then sum the results:

                      400     60     9
                   +-------+------+-----+
                   |       |      |     |
                   | 12000 | 1800 | 270 | 30
                   |       |      |     |
                   +-------+------+-----+
                 / |       |      |     |
               /   | 2800  |  420 |  63 | 7
             /     |       |      |     |
           /       +-------+------+-----+
         /       /       /      /
     12000 +  4600  +  690  +  63 = 17353

We can drop the zeroes and just write the product of the non-zero 
digits, and put the zeroes back in when we add:

                     4      6      9
                 +------+------+------+
                 |      |      |      |
                 |  12  |  18  |  27  | 3
                 |      |      |      |
                 +------+------+------+
               / |      |      |      |
             /   |  28  |  42  |  63  | 7
           /     |      |      |      |
         /       +------+------+------+
       /       /      /      /
     12      46     69     63

     12
      46
       69
        63
     -----
     17353

But we can make it a little easier by noticing that the first digit of 
each product will add into the second digit of the diagonal to its 
left. So we can split each product into two digits and draw diagonals 
to show this:

                       4      6      9
                   +------+------+------+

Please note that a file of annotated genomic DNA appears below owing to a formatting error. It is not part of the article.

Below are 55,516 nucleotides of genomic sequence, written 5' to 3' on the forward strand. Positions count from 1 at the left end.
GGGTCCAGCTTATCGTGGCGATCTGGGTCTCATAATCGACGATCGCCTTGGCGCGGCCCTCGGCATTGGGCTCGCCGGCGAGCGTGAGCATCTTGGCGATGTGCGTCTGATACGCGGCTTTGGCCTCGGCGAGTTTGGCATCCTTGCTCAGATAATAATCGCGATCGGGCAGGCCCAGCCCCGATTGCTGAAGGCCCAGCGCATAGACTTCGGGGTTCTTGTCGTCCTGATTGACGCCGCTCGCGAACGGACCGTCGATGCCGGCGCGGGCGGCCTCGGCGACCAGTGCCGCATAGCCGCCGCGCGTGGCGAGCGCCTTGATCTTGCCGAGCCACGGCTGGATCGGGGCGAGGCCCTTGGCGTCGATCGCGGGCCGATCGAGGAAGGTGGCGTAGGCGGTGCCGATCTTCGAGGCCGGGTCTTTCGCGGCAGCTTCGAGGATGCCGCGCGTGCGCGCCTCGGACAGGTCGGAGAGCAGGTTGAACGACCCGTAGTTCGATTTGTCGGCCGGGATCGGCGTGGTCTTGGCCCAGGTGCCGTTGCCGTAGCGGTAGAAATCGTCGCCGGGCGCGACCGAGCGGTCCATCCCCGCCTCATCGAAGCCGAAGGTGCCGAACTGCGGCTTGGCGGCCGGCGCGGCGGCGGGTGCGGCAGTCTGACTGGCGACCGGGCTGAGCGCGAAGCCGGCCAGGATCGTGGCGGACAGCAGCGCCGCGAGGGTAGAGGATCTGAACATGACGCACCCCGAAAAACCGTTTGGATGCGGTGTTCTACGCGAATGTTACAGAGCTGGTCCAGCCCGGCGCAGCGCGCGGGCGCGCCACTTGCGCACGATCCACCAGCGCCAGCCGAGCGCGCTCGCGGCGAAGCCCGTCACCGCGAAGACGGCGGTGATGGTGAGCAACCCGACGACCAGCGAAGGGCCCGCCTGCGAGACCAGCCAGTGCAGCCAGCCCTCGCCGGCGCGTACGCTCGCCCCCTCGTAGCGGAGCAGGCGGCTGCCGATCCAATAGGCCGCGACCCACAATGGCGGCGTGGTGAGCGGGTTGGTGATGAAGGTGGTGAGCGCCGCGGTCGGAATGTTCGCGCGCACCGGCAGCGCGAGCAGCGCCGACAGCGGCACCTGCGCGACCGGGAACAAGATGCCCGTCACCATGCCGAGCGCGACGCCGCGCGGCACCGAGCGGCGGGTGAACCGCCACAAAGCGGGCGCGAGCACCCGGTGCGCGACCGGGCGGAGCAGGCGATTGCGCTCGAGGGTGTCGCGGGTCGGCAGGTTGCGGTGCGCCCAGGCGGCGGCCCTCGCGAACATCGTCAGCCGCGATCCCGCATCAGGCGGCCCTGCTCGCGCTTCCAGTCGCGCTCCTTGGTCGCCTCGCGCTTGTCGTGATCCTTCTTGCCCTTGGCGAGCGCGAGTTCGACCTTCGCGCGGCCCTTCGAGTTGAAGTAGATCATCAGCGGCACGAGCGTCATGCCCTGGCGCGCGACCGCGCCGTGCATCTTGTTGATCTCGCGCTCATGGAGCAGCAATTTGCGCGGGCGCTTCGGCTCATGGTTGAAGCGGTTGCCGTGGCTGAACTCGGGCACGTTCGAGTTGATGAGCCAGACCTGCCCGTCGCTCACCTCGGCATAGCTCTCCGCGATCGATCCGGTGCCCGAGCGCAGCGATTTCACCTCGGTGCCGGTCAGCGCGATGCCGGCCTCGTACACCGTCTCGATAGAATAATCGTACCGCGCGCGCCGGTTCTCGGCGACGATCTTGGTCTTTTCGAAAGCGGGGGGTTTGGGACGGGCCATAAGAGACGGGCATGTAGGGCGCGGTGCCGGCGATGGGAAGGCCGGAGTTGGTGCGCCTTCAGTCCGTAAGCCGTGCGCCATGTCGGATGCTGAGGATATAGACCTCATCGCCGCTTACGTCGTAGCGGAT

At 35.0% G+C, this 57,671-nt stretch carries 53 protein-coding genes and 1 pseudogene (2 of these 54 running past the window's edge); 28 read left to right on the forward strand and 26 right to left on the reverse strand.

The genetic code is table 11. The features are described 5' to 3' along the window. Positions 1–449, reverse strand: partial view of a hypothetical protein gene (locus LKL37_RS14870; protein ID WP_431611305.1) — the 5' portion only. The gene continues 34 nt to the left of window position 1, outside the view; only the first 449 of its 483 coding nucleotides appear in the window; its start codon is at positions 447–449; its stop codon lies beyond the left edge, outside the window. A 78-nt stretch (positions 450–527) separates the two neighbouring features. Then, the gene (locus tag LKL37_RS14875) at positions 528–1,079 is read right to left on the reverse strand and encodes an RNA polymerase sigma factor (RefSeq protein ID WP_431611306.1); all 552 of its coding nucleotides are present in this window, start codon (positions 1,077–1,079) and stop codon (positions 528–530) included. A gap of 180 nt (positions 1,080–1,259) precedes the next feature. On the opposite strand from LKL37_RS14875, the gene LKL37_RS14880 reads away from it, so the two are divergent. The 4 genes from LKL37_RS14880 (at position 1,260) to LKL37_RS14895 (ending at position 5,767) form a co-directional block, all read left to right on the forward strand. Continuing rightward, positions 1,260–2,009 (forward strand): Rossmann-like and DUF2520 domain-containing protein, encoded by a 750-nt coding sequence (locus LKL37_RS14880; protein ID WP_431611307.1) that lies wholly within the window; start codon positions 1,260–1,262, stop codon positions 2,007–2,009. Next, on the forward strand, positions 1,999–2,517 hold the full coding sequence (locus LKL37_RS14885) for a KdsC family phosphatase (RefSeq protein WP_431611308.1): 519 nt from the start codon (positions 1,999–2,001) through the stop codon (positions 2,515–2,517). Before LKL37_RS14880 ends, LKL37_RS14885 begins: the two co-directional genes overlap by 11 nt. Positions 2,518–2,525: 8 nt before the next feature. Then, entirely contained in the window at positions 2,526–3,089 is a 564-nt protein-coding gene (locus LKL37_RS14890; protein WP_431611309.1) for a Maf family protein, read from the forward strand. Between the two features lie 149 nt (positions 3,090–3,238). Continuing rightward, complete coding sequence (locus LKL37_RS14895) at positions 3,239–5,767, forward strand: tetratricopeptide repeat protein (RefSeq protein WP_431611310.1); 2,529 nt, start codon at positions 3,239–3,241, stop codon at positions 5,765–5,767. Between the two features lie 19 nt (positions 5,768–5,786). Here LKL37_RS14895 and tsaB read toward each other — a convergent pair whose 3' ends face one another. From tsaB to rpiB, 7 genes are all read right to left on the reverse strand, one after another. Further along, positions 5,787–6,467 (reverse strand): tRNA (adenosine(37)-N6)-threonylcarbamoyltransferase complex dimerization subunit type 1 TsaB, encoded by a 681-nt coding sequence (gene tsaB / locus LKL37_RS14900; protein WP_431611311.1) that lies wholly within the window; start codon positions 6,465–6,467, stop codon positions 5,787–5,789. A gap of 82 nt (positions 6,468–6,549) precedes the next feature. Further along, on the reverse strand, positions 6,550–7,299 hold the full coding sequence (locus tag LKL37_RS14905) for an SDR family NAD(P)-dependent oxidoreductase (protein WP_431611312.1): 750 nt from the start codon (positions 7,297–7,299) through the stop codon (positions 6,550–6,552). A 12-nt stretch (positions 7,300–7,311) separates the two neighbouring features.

| 1   /| 1   /| 2   /|
                   |   /  |   /  |   /  | 3
                   | /  2 | /  8 | /  7 |
                   +------+------+------+
                 / | 2   /| 4   /| 6  / |
               /   |   /  |   /  |   /  | 7
             /     | /  8 | /  2 | /  3 |
           /       +------+------+------+
         /       /      /      /      /
        1      5      22     15      3

       1
        5
        22
         15
           3
       -----
       17353

Now if you just do the carries as you write the sum of each diagonal, 
you'll have the lattice method, with as little writing as possible:

                       4      6      9
                   +------+------+------+
                   | 1   /| 1   /| 2   /|
                   |   /  |   /  |   /  | 3
                   | /  2 | /  8 | /  7 |
                   +------+------+------+
                 / | 2   /| 4   /| 6  / |
               /   |   /  |   /  |   /  | 7
             /     | /  8 | /  2 | /  3 |
           /       +------+------+------+
         /       /      /      /      /
     1      7       3      5      3

You can see the same process at work in our normal method, which we 
can spread out as:

       469
     x  37
     -----
        63  <-- 7x9
       42   <-- 7x60
      28    <-- 7x400
       27   <-- 30x9
      18    <-- 30x60
     12     <-- 30x400
     -----
     17353  <-- (30+7) x (400+60+9)

(notice the same six products we had before), or write more compactly 
as:

       469
     x  37
     -----
      3283  <-- 7x(400+60+9)
     1407   <-- 30x(400+60+9)
     -----
     17353  <-- (30+7)x(400+60+9)

Have fun using the lattice!

- Doctor Peterson, The Math Forum
  http://mathforum.org/dr.math/   
    
Associated Topics:
Elementary Multiplication